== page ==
The system, according to Jane's Defence News is a transportable ground-based multimode solid-state phased array radar, capable of predicting impact points of incoming tactical ballistic missiles.
The reports say that the three early warning stations built by Israel are located north of Ladakh, near the Azad Kashmir town of Kupwara opposite four strategic Pakistan Kashmiri towns of Kel, Skardu, Astor and Gilgit and in the town of Kargil.
Indian defence experts say that since the outbreak of the Afghan war in October, the Indian supreme command had ordered its various services, especially the air force and missile units, to keep the Green Pine radar and the electronic early warning stations running round the clock to drill the crew in real battle conditions.
The Indian high command remained aware of every detail of the Afghan war and various movements taking place in western China and the eastern reaches of Central Asia.
India also used the Israeli Green Pine radar last May in its biggest nuclear exercise called "Perfect Victory". The exercise was designed to depict an Indian victory over Pakistan. The 50,000 troops and 120 warplanes taking part in the war games practised deep forays into enemy territory and the takeover and demolition of enemy strategic installations.
Meanwhile according to Jane's Security, a publication of the authoritative security and defence journal, Jane's defence weekly, the Israeli intelligence agencies are reported to have intensified their links with India's forces and are now said to be heavily involved in helping New Delhi's fight against Kashmiri freedom fighters.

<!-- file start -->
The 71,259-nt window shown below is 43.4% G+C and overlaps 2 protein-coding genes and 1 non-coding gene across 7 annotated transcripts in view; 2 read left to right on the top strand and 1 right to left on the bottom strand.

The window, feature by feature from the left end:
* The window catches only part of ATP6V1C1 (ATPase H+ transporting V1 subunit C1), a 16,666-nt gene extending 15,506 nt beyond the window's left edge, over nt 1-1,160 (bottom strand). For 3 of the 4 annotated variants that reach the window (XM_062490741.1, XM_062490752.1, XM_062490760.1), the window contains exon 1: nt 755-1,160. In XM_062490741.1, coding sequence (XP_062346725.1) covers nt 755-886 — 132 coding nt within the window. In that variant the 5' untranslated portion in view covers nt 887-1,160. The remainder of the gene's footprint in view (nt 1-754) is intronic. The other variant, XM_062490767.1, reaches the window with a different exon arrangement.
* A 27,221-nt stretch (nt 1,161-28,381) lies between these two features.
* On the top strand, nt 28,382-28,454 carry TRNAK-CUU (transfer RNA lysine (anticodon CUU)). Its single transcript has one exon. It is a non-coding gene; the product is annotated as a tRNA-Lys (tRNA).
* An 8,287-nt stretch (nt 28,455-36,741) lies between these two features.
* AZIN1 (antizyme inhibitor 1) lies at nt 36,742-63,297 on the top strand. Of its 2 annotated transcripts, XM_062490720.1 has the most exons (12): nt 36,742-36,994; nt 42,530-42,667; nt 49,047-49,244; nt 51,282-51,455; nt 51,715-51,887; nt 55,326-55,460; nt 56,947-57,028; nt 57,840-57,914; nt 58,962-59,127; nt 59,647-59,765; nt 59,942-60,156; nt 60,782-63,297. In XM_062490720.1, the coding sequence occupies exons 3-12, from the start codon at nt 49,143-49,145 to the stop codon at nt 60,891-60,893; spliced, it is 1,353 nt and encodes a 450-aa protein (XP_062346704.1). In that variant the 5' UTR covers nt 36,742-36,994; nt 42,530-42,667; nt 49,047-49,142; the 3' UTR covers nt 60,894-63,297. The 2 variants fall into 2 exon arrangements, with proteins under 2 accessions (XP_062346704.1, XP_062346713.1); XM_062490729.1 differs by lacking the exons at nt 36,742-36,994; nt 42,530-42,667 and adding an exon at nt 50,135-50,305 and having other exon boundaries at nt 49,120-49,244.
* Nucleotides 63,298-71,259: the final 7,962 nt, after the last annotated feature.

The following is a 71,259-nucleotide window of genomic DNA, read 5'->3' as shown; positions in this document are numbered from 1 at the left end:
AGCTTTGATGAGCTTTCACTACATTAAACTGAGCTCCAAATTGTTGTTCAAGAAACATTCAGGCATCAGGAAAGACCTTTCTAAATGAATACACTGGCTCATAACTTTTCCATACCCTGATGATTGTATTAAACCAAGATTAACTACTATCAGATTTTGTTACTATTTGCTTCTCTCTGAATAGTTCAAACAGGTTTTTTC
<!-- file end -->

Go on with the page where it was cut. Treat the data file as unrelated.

According to the Jane's weekly, Israel has several teams in occupied Kashmir which are training Indian forces to fight the dozen guerilla groups operating there. The report says that while the exact extent of the involvement in occupied Kashmir by Israel's intelligence agencies is far from clear, "it fits into Israel's increasing focus on events in Central Asia, and as far as Indonesia, the world's most populous Muslim state, to counteract Islamic fundamentalism, which it perceives as a major threat".
Over the years Israel has continued to provide high-tech equipment to India to help it in the now Indianized "war against terror".
Published in Pakistani Daily Dawn, dated 19, June, 2002.